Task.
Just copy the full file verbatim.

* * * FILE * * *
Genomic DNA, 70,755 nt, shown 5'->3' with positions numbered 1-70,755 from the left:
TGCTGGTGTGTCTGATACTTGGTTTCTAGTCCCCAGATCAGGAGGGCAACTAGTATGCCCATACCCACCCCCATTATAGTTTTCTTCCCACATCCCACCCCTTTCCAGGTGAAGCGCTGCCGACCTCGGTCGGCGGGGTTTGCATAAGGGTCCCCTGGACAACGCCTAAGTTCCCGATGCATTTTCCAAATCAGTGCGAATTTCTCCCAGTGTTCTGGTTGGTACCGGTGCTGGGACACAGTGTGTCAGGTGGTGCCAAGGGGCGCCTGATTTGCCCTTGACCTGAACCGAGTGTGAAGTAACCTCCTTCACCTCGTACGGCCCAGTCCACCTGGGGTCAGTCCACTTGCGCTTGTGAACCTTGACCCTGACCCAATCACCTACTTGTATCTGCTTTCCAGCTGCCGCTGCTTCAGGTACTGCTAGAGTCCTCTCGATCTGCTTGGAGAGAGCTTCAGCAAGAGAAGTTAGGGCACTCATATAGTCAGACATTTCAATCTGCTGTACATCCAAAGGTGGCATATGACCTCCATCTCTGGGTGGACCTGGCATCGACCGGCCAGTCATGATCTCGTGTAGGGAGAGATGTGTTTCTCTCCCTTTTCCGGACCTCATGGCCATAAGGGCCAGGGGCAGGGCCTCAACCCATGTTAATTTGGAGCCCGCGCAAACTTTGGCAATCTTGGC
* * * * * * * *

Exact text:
Genomic DNA, 70,755 nt, shown 5'->3' with positions numbered 1-70,755 from the left:
TGCTGGTGTGTCTGATACTTGGTTTCTAGTCCCCAGATCAGGAGGGCAACTAGTATGCCCATACCCACCCCCATTATAGTTTTCTTCCCACATCCCACCCCTTTCCAGGTGAAGCGCTGCCGACCTCGGTCGGCGGGGTTTGCATAAGGGTCCCCTGGACAACGCCTAAGTTCCCGATGCATTTTCCAAATCAGTGCGAATTTCTCCCAGTGTTCTGGTTGGTACCGGTGCTGGGACACAGTGTGTCAGGTGGTGCCAAGGGGCGCCTGATTTGCCCTTGACCTGAACCGAGTGTGAAGTAACCTCCTTCACCTCGTACGGCCCAGTCCACCTGGGGTCAGTCCACTTGCGCTTGTGAACCTTGACCCTGACCCAATCACCTACTTGTATCTGCTTTCCAGCTGCCGCTGCTTCAGGTACTGCTAGAGTCCTCTCGATCTGCTTGGAGAGAGCTTCAGCAAGAGAAGTTAGGGCACTCATATAGTCAGACATTTCAATCTGCTGTACATCCAAAGGTGGCATATGACCTCCATCTCTGGGTGGACCTGGCATCGACCGGCCAGTCATGATCTCGTGTAGGGAGAGATGTGTTTCTCTCCCTTTTCCGGACCTCATGGCCATAAGGGCCAGGGGCAGGGCCTCAACCCATGTTAATTTGGAGCCCGCGCAAACTTTGGCAATCTTGGC